In the 2001 case of McKinley v. B.C. Tel,
the Supreme Court of Canada ruled that a contextual approach
is required in order to determine whether there is just cause for
termination of employment. A recent wrongful dismissal
case involving receipt of pornographic material illustrates how the
contextual approach will be applied by courts.
In February 2013, the Court of Appeal of New Brunswick upheld a
lower court finding in the case of Asurion Canada v. Brown and
Cormier, to the effect that dismissal without
notice was a disproportionately severe penalty for receiving
pornographic emails at work. At the time of
termination, Cormier had been with Asurion for 8 years and was
a call centre supervisor. Brown was employed by Asurion for 9
years and was vendor payables specialist. Both men had a good
employment history with the company. Both men, unfortunately,
also had a mutual friend who liked to send them pornographic
During the period from mid May to mid July 2010, Cormier and
Brown were sent over a dozen unsolicited emails from their
friend. The emails were promptly sent to home email accounts
and deleted. They were not shared with anyone at work. When
Asurion became aware of the emails in July as a result of its
network monitoring system, both men were dismissed immediately due
to breach of the company's policies and breach of trust.
While the company did have a policy which prohibited
"accessing, transmitting, receiving or storing discriminatory,
profane, harassing or defamatory information", the court found
that the policy was not reasonable given that:
(i) "receiving" information does not involve a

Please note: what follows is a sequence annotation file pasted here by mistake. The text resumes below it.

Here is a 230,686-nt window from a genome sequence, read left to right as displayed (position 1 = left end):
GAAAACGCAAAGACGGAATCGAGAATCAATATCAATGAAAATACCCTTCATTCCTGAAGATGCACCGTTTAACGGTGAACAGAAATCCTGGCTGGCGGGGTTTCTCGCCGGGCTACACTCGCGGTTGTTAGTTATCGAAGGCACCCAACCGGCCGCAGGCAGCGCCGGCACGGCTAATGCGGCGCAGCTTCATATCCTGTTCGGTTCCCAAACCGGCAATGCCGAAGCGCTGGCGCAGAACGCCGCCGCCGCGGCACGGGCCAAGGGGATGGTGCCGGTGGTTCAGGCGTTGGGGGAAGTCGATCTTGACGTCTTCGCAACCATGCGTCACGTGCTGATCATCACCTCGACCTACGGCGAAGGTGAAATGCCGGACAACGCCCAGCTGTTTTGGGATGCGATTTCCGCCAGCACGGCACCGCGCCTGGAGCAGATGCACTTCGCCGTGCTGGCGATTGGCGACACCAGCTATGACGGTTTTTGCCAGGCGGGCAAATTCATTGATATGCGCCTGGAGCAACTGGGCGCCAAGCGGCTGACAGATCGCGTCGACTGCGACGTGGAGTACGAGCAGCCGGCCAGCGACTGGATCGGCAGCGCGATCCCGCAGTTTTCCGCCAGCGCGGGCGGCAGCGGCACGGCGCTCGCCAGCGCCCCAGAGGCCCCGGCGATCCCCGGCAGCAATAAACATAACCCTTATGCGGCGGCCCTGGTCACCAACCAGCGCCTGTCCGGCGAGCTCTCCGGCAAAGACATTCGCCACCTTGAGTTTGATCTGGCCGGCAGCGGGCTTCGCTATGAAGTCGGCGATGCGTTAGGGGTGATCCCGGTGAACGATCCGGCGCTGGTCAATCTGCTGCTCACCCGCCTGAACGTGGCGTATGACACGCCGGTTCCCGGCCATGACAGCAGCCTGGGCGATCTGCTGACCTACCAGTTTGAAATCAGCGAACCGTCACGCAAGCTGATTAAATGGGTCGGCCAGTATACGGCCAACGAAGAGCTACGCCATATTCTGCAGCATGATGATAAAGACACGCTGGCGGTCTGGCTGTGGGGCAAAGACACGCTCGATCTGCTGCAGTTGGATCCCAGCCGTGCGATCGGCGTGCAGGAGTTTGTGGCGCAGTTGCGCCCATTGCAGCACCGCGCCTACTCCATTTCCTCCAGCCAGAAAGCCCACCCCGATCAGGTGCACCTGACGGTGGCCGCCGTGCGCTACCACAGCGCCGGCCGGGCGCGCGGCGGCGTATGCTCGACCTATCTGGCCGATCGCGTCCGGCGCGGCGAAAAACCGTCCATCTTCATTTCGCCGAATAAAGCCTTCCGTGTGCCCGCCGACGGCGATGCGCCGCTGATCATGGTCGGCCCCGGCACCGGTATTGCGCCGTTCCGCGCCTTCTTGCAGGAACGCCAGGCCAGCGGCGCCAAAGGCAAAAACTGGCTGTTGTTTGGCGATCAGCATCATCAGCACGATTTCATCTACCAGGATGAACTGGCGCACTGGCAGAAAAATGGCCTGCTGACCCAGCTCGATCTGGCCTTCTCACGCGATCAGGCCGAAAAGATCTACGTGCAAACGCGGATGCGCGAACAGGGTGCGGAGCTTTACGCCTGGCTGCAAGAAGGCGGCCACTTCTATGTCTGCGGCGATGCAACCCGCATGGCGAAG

positive act; and (ii) the emails in question were
unsolicited. More importantly, the court confirmed that the
response of the company was not proportionate to the actions of the
employees. In particular, these longstanding employees had
unblemished records, none of the emails were shared with fellow
employees, and the images attached to the emails fell within the
category of "perfectly legal adult pornography" and were
not in violation of the Criminal Code of Canada.
Asurion had an employee handbook with a comprehensive
Computer Use and Harassment policy. The company's
employees were required to read the company's policies and
there was some suggestion that they were reminded of the Computer
Use policy each time that they logged onto their work
computers. The company went even further, and used a network
monitoring system in order to ensure that the policies were being
complied with. Ultimately it was all for naught, as the
policy was found to be unreasonable and the application of it was
disproportionately severe when viewed through the lens of the
employees' years of service and specific actions or inactions
in the case at hand.
This recent decision serves as a good reminder that any time a
termination for cause is being considered, the employer should
consider not just the offending actions of the employee, but the
other relevant circumstances of the employee's employment.
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